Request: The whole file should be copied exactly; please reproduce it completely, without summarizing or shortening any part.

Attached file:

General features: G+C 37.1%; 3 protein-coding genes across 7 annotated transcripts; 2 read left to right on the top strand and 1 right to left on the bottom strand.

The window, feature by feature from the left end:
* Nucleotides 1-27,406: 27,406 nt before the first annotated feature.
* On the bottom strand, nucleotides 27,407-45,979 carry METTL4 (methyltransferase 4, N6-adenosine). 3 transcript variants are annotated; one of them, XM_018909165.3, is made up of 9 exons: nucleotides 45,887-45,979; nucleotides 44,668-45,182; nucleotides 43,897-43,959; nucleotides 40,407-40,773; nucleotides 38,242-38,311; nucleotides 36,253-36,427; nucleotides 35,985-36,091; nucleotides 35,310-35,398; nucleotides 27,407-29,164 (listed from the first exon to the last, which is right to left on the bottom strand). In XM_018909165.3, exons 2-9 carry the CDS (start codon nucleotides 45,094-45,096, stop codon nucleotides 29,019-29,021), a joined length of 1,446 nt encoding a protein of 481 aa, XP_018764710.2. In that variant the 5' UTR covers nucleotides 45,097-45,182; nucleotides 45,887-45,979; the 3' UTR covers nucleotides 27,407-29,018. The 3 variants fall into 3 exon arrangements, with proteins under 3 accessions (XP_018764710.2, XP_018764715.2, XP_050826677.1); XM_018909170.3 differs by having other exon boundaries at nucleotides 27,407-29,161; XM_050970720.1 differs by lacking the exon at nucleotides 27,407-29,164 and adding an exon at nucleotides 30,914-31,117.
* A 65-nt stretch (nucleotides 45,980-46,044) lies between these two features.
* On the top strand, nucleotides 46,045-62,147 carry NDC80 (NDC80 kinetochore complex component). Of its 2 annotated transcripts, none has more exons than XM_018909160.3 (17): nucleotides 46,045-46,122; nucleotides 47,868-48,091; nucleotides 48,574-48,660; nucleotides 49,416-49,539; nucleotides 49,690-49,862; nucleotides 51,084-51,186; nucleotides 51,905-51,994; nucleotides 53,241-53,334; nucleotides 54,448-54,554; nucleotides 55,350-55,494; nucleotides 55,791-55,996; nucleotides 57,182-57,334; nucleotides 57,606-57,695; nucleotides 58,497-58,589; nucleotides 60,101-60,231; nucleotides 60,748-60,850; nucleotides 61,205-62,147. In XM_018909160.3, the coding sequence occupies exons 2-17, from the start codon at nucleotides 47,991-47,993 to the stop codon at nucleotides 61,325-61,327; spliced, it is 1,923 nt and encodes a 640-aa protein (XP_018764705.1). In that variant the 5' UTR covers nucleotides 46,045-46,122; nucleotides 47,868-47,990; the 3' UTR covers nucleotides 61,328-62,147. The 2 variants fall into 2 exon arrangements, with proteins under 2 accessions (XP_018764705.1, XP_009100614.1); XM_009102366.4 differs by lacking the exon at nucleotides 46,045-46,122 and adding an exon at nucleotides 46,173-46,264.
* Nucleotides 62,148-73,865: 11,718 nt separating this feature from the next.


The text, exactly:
General features: G+C 37.1%; 3 protein-coding genes across 7 annotated transcripts; 2 read left to right on the top strand and 1 right to left on the bottom strand.

The window, feature by feature from the left end:
* Nucleotides 1-27,406: 27,406 nt before the first annotated feature.
* On the bottom strand, nucleotides 27,407-45,979 carry METTL4 (methyltransferase 4, N6-adenosine). 3 transcript variants are annotated; one of them, XM_018909165.3, is made up of 9 exons: nucleotides 45,887-45,979; nucleotides 44,668-45,182; nucleotides 43,897-43,959; nucleotides 40,407-40,773; nucleotides 38,242-38,311; nucleotides 36,253-36,427; nucleotides 35,985-36,091; nucleotides 35,310-35,398; nucleotides 27,407-29,164 (listed from the first exon to the last, which is right to left on the bottom strand). In XM_018909165.3, exons 2-9 carry the CDS (start codon nucleotides 45,094-45,096, stop codon nucleotides 29,019-29,021), a joined length of 1,446 nt encoding a protein of 481 aa, XP_018764710.2. In that variant the 5' UTR covers nucleotides 45,097-45,182; nucleotides 45,887-45,979; the 3' UTR covers nucleotides 27,407-29,018. The 3 variants fall into 3 exon arrangements, with proteins under 3 accessions (XP_018764710.2, XP_018764715.2, XP_050826677.1); XM_018909170.3 differs by having other exon boundaries at nucleotides 27,407-29,161; XM_050970720.1 differs by lacking the exon at nucleotides 27,407-29,164 and adding an exon at nucleotides 30,914-31,117.
* A 65-nt stretch (nucleotides 45,980-46,044) lies between these two features.
* On the top strand, nucleotides 46,045-62,147 carry NDC80 (NDC80 kinetochore complex component). Of its 2 annotated transcripts, none has more exons than XM_018909160.3 (17): nucleotides 46,045-46,122; nucleotides 47,868-48,091; nucleotides 48,574-48,660; nucleotides 49,416-49,539; nucleotides 49,690-49,862; nucleotides 51,084-51,186; nucleotides 51,905-51,994; nucleotides 53,241-53,334; nucleotides 54,448-54,554; nucleotides 55,350-55,494; nucleotides 55,791-55,996; nucleotides 57,182-57,334; nucleotides 57,606-57,695; nucleotides 58,497-58,589; nucleotides 60,101-60,231; nucleotides 60,748-60,850; nucleotides 61,205-62,147. In XM_018909160.3, the coding sequence occupies exons 2-17, from the start codon at nucleotides 47,991-47,993 to the stop codon at nucleotides 61,325-61,327; spliced, it is 1,923 nt and encodes a 640-aa protein (XP_018764705.1). In that variant the 5' UTR covers nucleotides 46,045-46,122; nucleotides 47,868-47,990; the 3' UTR covers nucleotides 61,328-62,147. The 2 variants fall into 2 exon arrangements, with proteins under 2 accessions (XP_018764705.1, XP_009100614.1); XM_009102366.4 differs by lacking the exon at nucleotides 46,045-46,122 and adding an exon at nucleotides 46,173-46,264.
* Nucleotides 62,148-73,865: 11,718 nt separating this feature from the next.